Computational Fluid Dynamic Solutions of Optimized Heat Shields Designed for Earth Entry

dc.contributor.advisorLewis, Mark Jen_US
dc.contributor.authorMeeroff, Jamie Gabrielen_US
dc.contributor.departmentAerospace Engineeringen_US
dc.contributor.publisherDigital Repository at the University of Marylanden_US
dc.contributor.publisherUniversity of Maryland (College Park, Md.)en_US
dc.description.abstractComputational fluid dynamic solutions are obtained for heat shields optimized aerothermodynamically using Newtonian impact theory. Aerodynamically, the low-order approach matches computational simulations within 10%. Benchmark Apollo 4 solutions show that predicted heat fluxes under-predict convective heating by 30% and over-predict radiative heating by 16% compared to computational results. Parametric studies display a power law reliance of convective heat flux on edge radius. A slender heat shield optimized for a single design point produces heat fluxes 1.8 times what was predicted using the Newtonian approach. Here, maximum heating decreases with the inverse cube of the base sharpness. Coupled vehicle/trajectory optimized designs are examined for lunar return (11 km/s) and Mars return (12.5 km/s) and show possible discrepancies for eccentric shapes using low-order empirical correlations. Ultimately, gains suggested by the low-order approach using complex geometries are not reflected in high-fidelity simulations. In some respects, the simpler shape is the ideal oneen_US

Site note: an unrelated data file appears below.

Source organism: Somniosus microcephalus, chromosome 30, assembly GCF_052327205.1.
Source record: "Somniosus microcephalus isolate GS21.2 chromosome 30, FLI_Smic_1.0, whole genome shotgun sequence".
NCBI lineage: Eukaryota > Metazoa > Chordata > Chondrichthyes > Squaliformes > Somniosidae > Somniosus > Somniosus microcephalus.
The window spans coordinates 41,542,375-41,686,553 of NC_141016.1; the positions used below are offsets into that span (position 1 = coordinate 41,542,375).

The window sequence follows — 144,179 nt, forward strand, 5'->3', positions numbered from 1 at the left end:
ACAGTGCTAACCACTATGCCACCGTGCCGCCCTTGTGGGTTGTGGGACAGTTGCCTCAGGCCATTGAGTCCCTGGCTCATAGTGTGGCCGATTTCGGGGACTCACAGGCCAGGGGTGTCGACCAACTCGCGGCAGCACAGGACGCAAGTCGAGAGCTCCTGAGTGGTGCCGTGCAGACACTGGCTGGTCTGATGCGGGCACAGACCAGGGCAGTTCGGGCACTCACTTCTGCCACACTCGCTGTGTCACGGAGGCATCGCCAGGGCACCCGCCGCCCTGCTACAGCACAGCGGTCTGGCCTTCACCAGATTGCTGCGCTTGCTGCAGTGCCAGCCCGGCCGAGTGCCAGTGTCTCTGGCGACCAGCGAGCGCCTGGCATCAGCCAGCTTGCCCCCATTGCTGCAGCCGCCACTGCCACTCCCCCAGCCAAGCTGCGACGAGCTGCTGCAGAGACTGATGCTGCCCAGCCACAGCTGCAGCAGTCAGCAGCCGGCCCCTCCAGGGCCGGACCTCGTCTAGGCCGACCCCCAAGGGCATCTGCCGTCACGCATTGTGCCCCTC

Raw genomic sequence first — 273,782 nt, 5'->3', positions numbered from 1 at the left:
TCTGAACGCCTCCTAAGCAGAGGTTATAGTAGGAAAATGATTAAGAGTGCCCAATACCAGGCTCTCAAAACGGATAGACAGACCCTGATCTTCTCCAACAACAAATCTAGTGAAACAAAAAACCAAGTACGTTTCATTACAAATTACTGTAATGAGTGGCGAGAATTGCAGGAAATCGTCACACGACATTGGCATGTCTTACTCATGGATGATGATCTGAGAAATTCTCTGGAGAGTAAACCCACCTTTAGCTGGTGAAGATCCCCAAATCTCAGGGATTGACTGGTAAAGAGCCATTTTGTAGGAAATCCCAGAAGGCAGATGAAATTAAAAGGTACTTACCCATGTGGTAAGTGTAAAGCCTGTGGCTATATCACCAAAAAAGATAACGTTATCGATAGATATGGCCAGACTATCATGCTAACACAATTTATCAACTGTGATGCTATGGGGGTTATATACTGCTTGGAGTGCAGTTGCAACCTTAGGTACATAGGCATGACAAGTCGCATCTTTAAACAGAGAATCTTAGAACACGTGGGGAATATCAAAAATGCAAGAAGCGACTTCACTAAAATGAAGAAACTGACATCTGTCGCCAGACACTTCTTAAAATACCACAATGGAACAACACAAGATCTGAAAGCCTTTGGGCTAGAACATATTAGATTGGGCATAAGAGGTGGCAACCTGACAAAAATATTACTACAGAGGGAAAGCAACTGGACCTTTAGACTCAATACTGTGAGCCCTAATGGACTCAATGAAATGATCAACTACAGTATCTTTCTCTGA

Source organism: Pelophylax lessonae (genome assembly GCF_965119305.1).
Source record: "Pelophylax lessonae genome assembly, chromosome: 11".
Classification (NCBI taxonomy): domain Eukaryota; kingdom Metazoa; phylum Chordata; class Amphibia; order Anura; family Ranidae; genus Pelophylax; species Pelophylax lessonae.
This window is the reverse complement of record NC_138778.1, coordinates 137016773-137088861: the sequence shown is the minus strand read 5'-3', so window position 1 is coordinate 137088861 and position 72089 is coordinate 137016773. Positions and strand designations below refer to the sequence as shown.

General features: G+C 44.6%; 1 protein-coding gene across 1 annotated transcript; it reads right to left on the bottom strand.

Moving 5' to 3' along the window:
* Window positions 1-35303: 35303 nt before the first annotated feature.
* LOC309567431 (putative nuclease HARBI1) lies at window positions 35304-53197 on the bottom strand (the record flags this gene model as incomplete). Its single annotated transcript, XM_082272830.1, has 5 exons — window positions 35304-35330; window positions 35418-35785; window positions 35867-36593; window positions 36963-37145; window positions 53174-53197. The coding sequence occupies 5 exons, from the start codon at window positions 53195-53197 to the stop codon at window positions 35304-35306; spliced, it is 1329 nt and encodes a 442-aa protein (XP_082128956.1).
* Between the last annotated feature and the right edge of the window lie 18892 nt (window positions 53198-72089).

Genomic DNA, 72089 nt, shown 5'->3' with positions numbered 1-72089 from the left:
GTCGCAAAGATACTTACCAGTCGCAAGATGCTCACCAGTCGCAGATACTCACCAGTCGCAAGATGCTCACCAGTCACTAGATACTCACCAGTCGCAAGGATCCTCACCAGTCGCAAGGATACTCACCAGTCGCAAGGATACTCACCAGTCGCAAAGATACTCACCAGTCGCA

dc.subject.pqcontrolledEngineering, Aerospaceen_US
dc.subject.pqcontrolledAtmospheric Sciencesen_US
dc.subject.pqcontrolledHigh Temperature Physicsen_US
dc.subject.pquncontrolledblunt bodyen_US
dc.subject.pquncontrolledComputational Fluid Dynamicsen_US
dc.subject.pquncontrolledheat shieldsen_US
dc.titleComputational Fluid Dynamic Solutions of Optimized Heat Shields Designed for Earth Entryen_US


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